Tuesday 24 March 2015

Example of successful CBT in practice from yesterday

As you know, to help overcome my acute anxiety issues that remain following my therapy for PTSD (Post Traumatic Stress Disorder) (as a result of training my brain to realise that my son has recovered from anorexia and is not still in the throes of it).... I have been using a combination of CBT tools learned through therapy and further CBT tools from the excellent Anxiety & Worry Workbook. Yesterday was a superb example of CBT in practice - and how it can be very successful. It may be of use to anyone else going through episodes like this.

Situation: Loud swearing and banging from Ben's attic bedroom. I froze - a carbon-copy response of how I reacted when Ben was sick with anorexia. "What's up?" I called. "I am having an 'angry moment'," he said, "I don't know why or where it's come from, but please don't come up here, just leave me alone until I get over it". More swearing, banging and crashing... I freeze again, head in hands, tears smarting behind eyes plus my mind pinging into 'blank mode' in a bid to feel nothing.

All of this is exactly how I would behave when my son would bang and crash around as a result of the anorexia driving him crazy. I recognised the reaction instantly.

What I did next: I grabbed a pen and paper and got to work with a CBT exercise.

The idea is that you write down the most catastrophic outcome of an anxiety-provoking situation. Next, you write down the most ideal outcome. Finally, you write down the most likely outcome based on evidence for and against any of these outcomes actually happening. Then you distract yourself by doing something else. In my case, I drove off to the gym.

Here is what I wrote.

Catastrophic outcome: That Ben is relapsing back into his eating disorder without realising it and this is why he is angry - it's just the start of it all again and this time it will kill him. I couldn't cope with facing the eating disorder again. I couldn't handle it. I will implode. Aaarrrggghhh!!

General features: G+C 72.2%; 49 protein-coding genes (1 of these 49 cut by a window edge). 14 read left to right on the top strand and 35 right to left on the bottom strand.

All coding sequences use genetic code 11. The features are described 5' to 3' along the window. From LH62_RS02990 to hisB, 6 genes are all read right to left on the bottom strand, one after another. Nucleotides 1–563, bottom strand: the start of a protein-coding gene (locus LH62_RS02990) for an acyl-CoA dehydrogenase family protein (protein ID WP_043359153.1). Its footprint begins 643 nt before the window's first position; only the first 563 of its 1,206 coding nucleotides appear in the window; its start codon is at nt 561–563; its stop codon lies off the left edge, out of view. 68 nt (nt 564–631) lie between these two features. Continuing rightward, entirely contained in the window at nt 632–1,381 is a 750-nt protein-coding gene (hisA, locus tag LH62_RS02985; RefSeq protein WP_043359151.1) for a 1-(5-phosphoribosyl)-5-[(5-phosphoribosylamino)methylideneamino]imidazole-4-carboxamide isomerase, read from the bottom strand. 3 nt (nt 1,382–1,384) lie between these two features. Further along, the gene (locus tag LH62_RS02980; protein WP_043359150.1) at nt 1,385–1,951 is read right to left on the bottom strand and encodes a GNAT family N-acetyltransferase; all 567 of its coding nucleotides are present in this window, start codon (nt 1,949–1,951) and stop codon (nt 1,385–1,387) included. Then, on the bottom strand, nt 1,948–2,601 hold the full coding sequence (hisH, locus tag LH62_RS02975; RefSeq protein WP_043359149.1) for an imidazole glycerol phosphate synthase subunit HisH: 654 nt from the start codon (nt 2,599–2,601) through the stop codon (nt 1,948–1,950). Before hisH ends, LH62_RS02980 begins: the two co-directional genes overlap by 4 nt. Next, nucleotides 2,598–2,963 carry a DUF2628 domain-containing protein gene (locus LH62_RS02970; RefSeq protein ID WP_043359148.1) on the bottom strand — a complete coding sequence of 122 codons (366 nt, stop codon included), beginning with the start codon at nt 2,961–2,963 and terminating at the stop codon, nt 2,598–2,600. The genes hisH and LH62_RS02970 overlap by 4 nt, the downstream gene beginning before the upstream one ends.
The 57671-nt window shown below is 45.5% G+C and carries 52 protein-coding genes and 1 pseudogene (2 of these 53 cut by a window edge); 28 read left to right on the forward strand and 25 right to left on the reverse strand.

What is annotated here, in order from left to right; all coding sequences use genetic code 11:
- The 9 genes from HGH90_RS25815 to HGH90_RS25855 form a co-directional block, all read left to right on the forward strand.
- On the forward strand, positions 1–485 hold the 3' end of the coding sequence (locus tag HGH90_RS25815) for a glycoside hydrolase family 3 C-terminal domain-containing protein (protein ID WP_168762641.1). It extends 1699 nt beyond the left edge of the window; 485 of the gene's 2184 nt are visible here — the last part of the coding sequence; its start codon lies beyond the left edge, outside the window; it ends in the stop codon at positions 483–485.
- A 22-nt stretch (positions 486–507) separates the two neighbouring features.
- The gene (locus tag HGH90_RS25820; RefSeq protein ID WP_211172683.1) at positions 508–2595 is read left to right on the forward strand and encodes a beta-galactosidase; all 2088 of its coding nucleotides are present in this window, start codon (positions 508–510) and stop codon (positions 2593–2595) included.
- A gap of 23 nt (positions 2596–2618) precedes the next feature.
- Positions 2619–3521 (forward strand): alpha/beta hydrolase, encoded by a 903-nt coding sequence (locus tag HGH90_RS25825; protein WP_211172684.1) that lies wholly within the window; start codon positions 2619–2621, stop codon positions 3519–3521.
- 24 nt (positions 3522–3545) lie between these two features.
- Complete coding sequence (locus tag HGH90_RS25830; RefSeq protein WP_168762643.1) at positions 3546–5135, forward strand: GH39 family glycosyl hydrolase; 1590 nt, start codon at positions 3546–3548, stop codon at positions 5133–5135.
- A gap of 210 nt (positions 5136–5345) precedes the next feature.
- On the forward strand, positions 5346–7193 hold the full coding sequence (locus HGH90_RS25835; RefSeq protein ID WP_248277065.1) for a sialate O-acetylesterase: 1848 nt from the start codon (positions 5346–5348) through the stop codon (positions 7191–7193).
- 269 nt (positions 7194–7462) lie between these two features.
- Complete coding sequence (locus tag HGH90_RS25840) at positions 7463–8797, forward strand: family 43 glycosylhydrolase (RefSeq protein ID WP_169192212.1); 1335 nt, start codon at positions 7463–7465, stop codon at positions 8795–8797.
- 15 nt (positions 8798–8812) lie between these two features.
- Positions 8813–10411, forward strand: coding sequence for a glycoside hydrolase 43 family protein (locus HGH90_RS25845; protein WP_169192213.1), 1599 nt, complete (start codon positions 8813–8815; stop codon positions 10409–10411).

Ideal outcome: It is just a one-off 'man thing', probably hormonal / testosterone / frustration fuelled, maybe stress of academic work (tons of reading and three essays to write in succession). It may mean a few effs and crashes while he gets it out of his system and, yes, this may trigger me into my classic 'red alert' mode, but I'll just accept that this is the case, accept the anxiety rather than fighting it and be mindful about how my body is reacting. It is a temporary situation, like a train that arrives in a station, stops and then leaves - and is gone.

Most likely outcome: Not sure, but hopefully close to the 'ideal outcome', but I do know that I am best steering clear of him while the red mist is down. Men get like this on occasions. He just needs to get it out of his system. At least Ben warned me to stay clear, which was thoughtful of him! He will come through this and will probably talk to me about what happened, later when he's calmed down. But I will let him know I find it frightening and triggering. It is probably caused by a mix of stuff, as above, and probably work pressure, but this is something people need to learn to deal with, so I'll just let him get on with it.

Followed by...

Evidence FOR the catastrophic outcome: None, not for a year or so.

Evidence AGAINST the catastrophic outcome: He has been fine for the past year or so. Sure, he has his moods; we all do; it's only natural. No way would he let himself succumb to the eating disorder again; he knows what it stole from him and he has too much to lose. This is likely to be a combination of hormones and frustration plus the pressure of work.

So I went to the gym and when I came back he was fine. He explained to me that he had no idea where the anger came from, but he wondered if it was something to do with his own delayed development because of the eating disorder i.e. the kind of anger an adolescent might experience, delayed because his development was 'on hold' for all those years. It also might be the pressure of work.

He was still a bit wound up for the remainder of yesterday, but this morning he was back singing at the top of his voice.

And, as I have said before, when Ben sings, all is right with the world.

Oh, and he said my reaction (i.e. to leave him alone and go out) was the best one!

CBT success!

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